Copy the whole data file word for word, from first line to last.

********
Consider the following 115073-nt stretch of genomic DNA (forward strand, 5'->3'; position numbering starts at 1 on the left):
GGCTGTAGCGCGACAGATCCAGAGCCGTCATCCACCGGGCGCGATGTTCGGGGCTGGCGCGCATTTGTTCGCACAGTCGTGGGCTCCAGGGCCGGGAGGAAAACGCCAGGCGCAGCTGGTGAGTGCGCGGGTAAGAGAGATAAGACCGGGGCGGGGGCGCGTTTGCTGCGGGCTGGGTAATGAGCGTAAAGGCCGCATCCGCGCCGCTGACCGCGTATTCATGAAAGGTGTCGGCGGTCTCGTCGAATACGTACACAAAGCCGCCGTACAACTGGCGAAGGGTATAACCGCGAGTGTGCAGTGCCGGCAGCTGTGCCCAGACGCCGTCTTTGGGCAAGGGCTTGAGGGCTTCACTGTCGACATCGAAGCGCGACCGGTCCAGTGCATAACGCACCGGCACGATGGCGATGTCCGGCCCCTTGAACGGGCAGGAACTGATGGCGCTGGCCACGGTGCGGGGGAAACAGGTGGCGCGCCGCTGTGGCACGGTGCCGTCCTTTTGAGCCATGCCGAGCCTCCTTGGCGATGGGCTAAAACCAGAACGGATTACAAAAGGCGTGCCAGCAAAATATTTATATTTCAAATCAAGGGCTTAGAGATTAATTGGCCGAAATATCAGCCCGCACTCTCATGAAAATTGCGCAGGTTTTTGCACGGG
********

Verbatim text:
Consider the following 115073-nt stretch of genomic DNA (forward strand, 5'->3'; position numbering starts at 1 on the left):
GGCTGTAGCGCGACAGATCCAGAGCCGTCATCCACCGGGCGCGATGTTCGGGGCTGGCGCGCATTTGTTCGCACAGTCGTGGGCTCCAGGGCCGGGAGGAAAACGCCAGGCGCAGCTGGTGAGTGCGCGGGTAAGAGAGATAAGACCGGGGCGGGGGCGCGTTTGCTGCGGGCTGGGTAATGAGCGTAAAGGCCGCATCCGCGCCGCTGACCGCGTATTCATGAAAGGTGTCGGCGGTCTCGTCGAATACGTACACAAAGCCGCCGTACAACTGGCGAAGGGTATAACCGCGAGTGTGCAGTGCCGGCAGCTGTGCCCAGACGCCGTCTTTGGGCAAGGGCTTGAGGGCTTCACTGTCGACATCGAAGCGCGACCGGTCCAGTGCATAACGCACCGGCACGATGGCGATGTCCGGCCCCTTGAACGGGCAGGAACTGATGGCGCTGGCCACGGTGCGGGGGAAACAGGTGGCGCGCCGCTGTGGCACGGTGCCGTCCTTTTGAGCCATGCCGAGCCTCCTTGGCGATGGGCTAAAACCAGAACGGATTACAAAAGGCGTGCCAGCAAAATATTTATATTTCAAATCAAGGGCTTAGAGATTAATTGGCCGAAATATCAGCCCGCACTCTCATGAAAATTGCGCAGGTTTTTGCACGGG